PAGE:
Leaders of the seven most developed nations will discuss possible additional responses to Russia's annexation of Ukraine's Crimea peninsula, on the sidelines of the Nuclear Security Summit in the Netherlands next week.
U.S. President Barack Obama has called for a meeting of G7 leaders in The Hague, conspicuously leaving out Russia, which is a member of the G8 group. The United States and the European Union already have imposed some travel and economic sanctions on Russia, but analysts say these are not likely to reverse Moscow's decision on Crimea.
Russian flags are billowing over Crimea's official buildings, local banks are beginning to switch from Ukrainian hryvnia to the Russian ruble, and on March 30, Crimea is slated to adopt Moscow standard time, moving its clocks two hours ahead.
Ilan Berman, vice president of the the American Foreign Policy Council in Washington, said there is no doubt the Russian-speaking majority on the peninsula supports those changes.
"Realistically speaking, the demographics of Crimea and also the politics of how the referendum occurred, I think — there was obviously a very heavy Russian hand — but even absent a certain Russian influence on Crimea, I think you can see that the plurality of the people see themselves as something other than purely Ukrainian," he said.
Berman says Russians in other parts of the region may want to follow Crimea's example.
"I think certainly there is a dangerous possibility that Crimea is not the end of the story, but the beginning of the story," he said. "You are already seeing stirrings in places like Trans-Dniester in Moldova, where there are echoes of what you saw coming out of Crimea ahead of the referendum, essentially expressing sympathy for Russia, expressing desire for Russia to play a more active political role.
"All of this is emboldening, I think, for Moscow, as it looks abroad for possibilities to revise its territorial borders outward, and is hearing these calls for Russian intervention that are likely to embolden it," he added.
Berman notes that Russia already has a military presence in Moldova's Trans-Dniester region, which proclaimed independence in 1990 and fought a separatist war in 1992. Russian troops entered the region as peacekeepers after the war and have never left.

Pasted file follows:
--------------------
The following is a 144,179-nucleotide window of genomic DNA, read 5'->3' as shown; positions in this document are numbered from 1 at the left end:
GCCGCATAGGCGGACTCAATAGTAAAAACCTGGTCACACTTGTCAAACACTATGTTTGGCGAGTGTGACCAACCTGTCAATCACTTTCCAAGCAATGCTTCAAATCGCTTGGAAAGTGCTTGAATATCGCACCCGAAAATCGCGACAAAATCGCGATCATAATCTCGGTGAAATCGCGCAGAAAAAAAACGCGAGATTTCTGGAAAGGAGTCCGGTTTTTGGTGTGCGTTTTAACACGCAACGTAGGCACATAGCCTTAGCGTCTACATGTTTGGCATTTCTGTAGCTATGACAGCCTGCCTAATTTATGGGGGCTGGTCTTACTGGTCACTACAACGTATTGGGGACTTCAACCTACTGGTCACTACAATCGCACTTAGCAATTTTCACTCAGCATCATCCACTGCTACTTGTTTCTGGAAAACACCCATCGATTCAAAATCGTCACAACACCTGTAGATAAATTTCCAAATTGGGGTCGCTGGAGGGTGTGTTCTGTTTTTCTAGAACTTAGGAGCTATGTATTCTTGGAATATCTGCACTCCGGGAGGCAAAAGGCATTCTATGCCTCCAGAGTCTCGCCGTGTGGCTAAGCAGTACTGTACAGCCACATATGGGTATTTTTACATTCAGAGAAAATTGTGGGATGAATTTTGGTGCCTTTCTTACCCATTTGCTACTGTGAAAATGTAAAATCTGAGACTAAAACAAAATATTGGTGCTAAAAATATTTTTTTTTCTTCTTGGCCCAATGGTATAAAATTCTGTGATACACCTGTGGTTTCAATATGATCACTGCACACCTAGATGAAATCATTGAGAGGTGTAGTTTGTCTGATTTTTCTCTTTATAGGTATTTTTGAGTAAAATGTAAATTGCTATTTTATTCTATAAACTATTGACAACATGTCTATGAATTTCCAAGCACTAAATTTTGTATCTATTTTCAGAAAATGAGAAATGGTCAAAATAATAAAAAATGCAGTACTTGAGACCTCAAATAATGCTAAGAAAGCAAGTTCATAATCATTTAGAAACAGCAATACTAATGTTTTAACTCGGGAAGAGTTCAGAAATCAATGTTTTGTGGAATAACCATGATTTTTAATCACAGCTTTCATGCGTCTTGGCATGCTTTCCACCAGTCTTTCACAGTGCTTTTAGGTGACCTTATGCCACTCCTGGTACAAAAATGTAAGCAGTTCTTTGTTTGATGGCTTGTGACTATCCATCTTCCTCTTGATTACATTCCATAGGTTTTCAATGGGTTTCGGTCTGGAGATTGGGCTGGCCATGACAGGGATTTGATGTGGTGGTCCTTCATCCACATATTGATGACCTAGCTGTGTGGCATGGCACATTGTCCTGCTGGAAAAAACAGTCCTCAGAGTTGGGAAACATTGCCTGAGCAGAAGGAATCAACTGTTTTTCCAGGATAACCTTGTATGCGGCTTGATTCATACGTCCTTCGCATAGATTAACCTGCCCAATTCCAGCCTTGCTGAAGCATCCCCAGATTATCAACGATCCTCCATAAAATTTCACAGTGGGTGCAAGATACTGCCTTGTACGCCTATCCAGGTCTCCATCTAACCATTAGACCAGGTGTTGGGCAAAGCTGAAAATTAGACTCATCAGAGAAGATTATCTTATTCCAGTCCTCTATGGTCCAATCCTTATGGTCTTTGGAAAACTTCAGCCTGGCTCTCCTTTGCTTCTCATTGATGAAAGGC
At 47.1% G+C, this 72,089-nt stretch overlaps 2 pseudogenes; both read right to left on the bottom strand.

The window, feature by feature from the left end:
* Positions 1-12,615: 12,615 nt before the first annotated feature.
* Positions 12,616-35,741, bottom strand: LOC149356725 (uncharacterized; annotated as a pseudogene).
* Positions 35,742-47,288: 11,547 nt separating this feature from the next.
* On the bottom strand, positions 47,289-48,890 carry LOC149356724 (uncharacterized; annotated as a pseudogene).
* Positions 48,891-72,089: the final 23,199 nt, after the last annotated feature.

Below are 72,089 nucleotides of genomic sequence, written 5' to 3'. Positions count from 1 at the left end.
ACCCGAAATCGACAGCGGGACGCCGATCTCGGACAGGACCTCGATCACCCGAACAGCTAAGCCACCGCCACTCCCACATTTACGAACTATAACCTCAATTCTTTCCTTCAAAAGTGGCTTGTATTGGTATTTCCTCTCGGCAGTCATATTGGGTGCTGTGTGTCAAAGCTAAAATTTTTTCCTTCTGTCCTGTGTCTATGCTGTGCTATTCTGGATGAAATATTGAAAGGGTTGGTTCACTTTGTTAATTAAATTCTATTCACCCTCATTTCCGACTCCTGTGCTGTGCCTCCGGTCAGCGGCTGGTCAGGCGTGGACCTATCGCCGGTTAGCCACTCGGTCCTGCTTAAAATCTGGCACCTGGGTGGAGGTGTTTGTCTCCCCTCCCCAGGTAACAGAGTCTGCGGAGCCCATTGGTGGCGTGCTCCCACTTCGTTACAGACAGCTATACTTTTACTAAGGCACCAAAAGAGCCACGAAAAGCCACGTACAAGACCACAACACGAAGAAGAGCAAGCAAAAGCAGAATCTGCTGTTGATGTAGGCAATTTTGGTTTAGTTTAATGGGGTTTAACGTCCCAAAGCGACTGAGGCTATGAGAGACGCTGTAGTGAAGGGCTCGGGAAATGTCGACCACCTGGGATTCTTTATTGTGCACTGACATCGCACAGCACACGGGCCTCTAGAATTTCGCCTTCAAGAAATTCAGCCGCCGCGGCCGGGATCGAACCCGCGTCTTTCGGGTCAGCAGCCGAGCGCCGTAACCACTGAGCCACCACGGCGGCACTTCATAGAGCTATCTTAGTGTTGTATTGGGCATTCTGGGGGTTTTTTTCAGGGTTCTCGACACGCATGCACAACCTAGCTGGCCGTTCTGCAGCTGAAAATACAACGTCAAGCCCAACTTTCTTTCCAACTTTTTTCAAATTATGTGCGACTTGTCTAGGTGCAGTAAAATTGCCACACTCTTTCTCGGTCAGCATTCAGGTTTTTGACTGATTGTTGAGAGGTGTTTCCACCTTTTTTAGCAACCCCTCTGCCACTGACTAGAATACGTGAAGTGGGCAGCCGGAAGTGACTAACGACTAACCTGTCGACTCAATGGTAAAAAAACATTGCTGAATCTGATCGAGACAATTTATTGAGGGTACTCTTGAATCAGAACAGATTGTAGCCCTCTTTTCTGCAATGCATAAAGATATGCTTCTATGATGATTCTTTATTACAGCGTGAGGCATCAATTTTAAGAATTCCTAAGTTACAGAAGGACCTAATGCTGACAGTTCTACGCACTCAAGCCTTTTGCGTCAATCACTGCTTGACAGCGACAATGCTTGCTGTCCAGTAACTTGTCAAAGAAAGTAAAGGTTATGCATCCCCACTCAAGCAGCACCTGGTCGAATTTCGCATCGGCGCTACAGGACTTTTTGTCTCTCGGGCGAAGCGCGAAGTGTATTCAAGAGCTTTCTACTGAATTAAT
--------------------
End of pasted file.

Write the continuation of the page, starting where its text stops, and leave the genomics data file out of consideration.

Berman said Moscow is less likely to encroach on NATO or European Union member nations. Clearly aware of that, Moldovan President Nicolae Timofti urged EU leaders this week to speed up Moldova's European integration.
"In the context of this regional difficulty in which the Republic of Moldova is involved, I agreed with the Romanian president [Traian Basescu] of the need to give impetus to the process of integrating Moldova in Europe," said Timofti.
Russia's move in Crimea has sent waves of concern even among some EU and NATO members, where the memory is still fresh of Soviet invasions of Hungary and Czechoslovakia.
Leaders of the United States, Britain, Canada, France, Germany, Italy and Japan meeting in The Hague Monday and Tuesday will discuss moves to contain Moscow's ambitions and reassure allies in the region.
Former U.S. ambassador to Iraq Christopher Hill says the best way to do that is to speed up the Trans-Atlantic integration in eastern Europe and the Balkans. He singled out Macedonia, whose NATO membership has been blocked by Greece over a name dispute.
"I have always believed that Macedonia, which has acted like a NATO country, needs to be accepted as a NATO country," said Hill.
Analyst Ilan Berman agrees that NATO should fortify its members in eastern Europe, cautioning that Russia's future actions, however, will be determined primarily by its economic power.
Europe and especially Germany could have more impact on Russia's economy than the United States, he added.
"If there is a holding back as a result of Germany's decision to maintain economic ties with Russia, then the sanctions that come out of Brussels are going to be diluted,: Berman said. "They are not going to be as effective as they could be, and Russia is not going to be as deterred as it should be."
Russia's takeover of the Crimean peninsula has sparked the biggest dispute between Moscow and the West since the fall of the Iron Curtain, disrupting more than two decades of diplomatic and economic cooperation between the former Cold War adversaries.